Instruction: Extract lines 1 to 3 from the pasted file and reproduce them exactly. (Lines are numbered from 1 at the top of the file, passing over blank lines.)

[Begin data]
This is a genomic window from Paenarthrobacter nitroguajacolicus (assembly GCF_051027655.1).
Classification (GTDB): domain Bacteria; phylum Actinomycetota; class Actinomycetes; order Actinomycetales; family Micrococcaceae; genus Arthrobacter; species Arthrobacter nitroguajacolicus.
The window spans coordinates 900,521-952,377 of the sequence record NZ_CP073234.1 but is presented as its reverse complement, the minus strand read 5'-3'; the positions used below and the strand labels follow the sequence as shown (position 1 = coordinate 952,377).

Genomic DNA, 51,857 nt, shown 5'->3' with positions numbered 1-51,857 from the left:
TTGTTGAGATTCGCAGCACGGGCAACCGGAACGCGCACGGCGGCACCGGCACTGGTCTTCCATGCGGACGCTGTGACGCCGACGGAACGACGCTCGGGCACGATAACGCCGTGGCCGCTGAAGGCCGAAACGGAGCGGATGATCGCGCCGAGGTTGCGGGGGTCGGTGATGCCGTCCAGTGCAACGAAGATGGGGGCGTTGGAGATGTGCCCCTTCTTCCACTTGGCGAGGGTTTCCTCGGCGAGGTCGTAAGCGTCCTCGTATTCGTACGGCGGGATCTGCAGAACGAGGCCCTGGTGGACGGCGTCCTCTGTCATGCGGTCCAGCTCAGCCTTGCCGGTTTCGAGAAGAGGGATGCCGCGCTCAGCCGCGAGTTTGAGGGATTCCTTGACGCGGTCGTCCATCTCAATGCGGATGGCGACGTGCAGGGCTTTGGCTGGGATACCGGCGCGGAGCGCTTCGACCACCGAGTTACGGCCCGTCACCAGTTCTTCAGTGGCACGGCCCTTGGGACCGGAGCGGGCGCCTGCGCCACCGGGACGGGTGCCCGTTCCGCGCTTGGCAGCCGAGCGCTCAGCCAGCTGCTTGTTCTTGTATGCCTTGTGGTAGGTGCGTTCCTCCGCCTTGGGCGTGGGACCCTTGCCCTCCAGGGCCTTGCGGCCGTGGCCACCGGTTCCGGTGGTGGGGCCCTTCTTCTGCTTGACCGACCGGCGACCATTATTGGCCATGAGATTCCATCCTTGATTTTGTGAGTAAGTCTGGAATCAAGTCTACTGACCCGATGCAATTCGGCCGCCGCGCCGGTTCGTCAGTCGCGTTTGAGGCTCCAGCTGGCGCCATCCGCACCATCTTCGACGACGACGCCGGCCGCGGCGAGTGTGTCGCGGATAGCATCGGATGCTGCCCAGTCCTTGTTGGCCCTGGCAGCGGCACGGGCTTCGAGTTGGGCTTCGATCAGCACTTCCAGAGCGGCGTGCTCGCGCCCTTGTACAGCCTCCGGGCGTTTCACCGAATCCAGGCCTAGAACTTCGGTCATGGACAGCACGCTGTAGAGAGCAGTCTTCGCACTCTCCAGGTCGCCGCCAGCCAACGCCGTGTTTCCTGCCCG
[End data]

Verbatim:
This is a genomic window from Paenarthrobacter nitroguajacolicus (assembly GCF_051027655.1).
Classification (GTDB): domain Bacteria; phylum Actinomycetota; class Actinomycetes; order Actinomycetales; family Micrococcaceae; genus Arthrobacter; species Arthrobacter nitroguajacolicus.
The window spans coordinates 900,521-952,377 of the sequence record NZ_CP073234.1 but is presented as its reverse complement, the minus strand read 5'-3'; the positions used below and the strand labels follow the sequence as shown (position 1 = coordinate 952,377).